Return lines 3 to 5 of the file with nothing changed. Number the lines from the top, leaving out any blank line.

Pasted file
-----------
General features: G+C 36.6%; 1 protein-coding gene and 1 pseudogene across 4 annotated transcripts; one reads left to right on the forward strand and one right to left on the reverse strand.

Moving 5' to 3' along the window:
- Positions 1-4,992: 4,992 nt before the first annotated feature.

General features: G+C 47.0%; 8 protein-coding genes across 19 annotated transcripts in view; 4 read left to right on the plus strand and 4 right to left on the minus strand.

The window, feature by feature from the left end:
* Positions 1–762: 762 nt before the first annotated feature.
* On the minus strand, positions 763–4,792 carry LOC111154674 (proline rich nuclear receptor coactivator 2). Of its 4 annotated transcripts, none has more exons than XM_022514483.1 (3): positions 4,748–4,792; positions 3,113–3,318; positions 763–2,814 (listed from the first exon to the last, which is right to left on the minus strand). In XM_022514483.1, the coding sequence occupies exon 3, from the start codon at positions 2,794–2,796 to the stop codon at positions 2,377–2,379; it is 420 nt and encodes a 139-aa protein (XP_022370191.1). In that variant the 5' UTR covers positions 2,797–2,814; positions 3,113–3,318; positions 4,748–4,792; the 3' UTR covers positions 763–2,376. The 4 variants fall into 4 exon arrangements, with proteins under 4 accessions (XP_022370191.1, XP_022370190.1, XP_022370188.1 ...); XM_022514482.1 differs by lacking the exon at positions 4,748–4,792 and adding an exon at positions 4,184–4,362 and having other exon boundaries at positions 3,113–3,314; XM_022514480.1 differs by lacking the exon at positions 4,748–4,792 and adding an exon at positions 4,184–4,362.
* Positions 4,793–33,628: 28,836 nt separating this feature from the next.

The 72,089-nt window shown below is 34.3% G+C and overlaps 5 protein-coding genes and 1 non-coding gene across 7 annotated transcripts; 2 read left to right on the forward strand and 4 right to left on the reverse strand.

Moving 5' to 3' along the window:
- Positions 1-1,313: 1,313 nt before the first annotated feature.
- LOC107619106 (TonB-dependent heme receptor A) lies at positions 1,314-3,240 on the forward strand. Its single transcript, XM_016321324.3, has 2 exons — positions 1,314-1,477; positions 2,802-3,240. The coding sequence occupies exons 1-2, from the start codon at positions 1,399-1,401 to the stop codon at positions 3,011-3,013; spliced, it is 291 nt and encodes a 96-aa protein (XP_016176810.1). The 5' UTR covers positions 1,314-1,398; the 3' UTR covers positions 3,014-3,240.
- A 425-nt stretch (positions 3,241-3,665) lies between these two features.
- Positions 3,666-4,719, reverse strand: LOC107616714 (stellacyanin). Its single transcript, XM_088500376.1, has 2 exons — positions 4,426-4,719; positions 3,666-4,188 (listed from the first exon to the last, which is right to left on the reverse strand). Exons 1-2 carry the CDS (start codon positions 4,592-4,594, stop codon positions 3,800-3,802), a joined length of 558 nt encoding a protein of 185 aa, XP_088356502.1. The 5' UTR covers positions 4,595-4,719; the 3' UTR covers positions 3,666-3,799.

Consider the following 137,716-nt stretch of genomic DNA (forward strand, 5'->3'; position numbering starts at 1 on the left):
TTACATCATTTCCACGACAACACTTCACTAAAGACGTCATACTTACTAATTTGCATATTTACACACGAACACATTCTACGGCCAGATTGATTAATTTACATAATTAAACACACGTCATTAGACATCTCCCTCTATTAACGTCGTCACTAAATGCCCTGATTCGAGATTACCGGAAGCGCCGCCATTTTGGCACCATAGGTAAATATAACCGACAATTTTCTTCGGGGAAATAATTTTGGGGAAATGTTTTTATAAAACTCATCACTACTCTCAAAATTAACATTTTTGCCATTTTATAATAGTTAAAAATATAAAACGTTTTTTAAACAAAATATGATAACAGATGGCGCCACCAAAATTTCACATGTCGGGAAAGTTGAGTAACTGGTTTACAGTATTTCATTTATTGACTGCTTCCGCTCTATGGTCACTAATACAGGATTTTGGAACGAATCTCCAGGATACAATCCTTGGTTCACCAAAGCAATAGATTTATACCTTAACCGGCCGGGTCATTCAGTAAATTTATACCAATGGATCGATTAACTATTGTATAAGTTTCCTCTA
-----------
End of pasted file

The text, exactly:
- Positions 1-4,992: 4,992 nt before the first annotated feature.

General features: G+C 47.0%; 8 protein-coding genes across 19 annotated transcripts in view; 4 read left to right on the plus strand and 4 right to left on the minus strand.

The window, feature by feature from the left end: